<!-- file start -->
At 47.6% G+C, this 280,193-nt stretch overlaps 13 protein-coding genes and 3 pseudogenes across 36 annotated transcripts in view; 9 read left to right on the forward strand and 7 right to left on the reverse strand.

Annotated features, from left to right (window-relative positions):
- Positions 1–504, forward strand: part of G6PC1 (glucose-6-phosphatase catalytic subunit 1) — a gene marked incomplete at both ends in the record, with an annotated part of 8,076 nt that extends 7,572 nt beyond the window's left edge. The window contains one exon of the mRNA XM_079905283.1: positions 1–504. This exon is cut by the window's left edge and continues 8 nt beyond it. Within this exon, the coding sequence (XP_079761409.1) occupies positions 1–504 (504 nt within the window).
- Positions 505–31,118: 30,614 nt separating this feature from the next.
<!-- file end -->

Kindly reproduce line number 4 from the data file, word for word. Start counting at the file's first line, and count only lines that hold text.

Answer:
- Positions 505–31,118: 30,614 nt separating this feature from the next.